I finally understand! 4 stars.
The blurb: It is now beyond a doubt that a mole, implanted decades ago by Moscow Centre, has burrowed his way into the highest echelons of British Intelligence. His treachery has already blown some of its most vital operations and its best networks. It is clear that the double agent is one of its own kind. But which one? George Smiley is assigned to identify him. And once identified, the traitor must be destroyed.
If you read my recent review of The Night Manager, you might remember that having seen the recent BBC TV adaptation ruined my experience of the book. Not because of spoilers, but because I enjoyed the TV version a great deal more. Fortunately, I had the opposite experience with Tinker Tailor Soldier Spy: having already watched the 2011 film version enhanced my enjoyment of the book.
I now truly appreciate how good the recent BBC adaptation was! 3 stars.
The blurb: At the start of it all, Jonathan Pine is merely the night manager at a luxury hotel. But when a single attempt to pass on information to the British authorities – about an international businessman at the hotel with suspicious dealings – backfires terribly, and people close to Pine begin to die, he commits himself to a battle against powerful forces he cannot begin to imagine.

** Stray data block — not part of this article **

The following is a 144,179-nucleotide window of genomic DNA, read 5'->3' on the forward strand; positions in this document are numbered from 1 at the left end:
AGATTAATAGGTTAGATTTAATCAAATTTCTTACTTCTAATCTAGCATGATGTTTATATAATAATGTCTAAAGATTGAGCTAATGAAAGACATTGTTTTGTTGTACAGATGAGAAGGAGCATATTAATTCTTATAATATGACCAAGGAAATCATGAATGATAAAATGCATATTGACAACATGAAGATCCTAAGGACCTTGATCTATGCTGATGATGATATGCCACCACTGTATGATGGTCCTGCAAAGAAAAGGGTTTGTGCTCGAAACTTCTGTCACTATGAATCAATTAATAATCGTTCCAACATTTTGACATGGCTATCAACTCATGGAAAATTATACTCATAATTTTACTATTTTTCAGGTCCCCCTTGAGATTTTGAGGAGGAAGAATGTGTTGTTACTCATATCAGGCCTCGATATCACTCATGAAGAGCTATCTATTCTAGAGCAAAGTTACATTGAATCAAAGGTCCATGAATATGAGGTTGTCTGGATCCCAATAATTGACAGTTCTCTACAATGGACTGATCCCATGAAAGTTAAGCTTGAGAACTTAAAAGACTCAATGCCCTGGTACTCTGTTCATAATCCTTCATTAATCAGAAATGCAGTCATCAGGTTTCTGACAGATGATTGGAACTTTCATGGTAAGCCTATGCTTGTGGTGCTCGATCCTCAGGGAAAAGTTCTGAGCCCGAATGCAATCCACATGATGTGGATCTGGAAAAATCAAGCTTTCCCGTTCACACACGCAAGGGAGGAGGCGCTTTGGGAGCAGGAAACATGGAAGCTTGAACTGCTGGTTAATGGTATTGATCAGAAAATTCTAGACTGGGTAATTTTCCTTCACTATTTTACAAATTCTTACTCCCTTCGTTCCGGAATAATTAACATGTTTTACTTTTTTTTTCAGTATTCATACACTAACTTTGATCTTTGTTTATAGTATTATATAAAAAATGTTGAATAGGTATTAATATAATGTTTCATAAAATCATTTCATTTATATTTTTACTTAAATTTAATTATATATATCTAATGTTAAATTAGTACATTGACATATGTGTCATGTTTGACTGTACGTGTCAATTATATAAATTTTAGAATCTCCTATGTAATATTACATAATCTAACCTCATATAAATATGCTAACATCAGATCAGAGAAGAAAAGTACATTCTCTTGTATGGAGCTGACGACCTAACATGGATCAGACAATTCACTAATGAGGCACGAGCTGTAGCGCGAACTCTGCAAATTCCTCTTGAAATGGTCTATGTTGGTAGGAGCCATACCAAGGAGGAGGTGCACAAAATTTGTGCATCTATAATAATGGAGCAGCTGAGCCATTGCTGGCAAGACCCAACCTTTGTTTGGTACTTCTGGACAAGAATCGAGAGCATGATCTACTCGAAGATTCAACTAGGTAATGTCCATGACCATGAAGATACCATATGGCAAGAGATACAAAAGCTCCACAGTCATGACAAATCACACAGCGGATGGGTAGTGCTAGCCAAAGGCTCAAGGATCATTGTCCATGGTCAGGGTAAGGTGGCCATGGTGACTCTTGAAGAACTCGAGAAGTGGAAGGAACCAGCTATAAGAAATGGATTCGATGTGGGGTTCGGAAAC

In a chilling tale of corrupt intelligence agencies, billion-dollar price tags and the truth of the brutal arms trade, John le Carre creates a claustrophobic world in which no one can be trusted.
I have to begin with a confession: I only read this because I’d enjoyed the BBC TV adaptation earlier this year. And, unfortunately, that is the source of my issues with the book. In fact, I wouldn’t recommend you read The Night Manager if you’ve already seen the show because, if you’re anything like me, you’ll be disappointed.
It would be much better to come to the book first, then watch the show. And no, you don’t have to worry about spoilers because the book and the TV version are two completely different animals.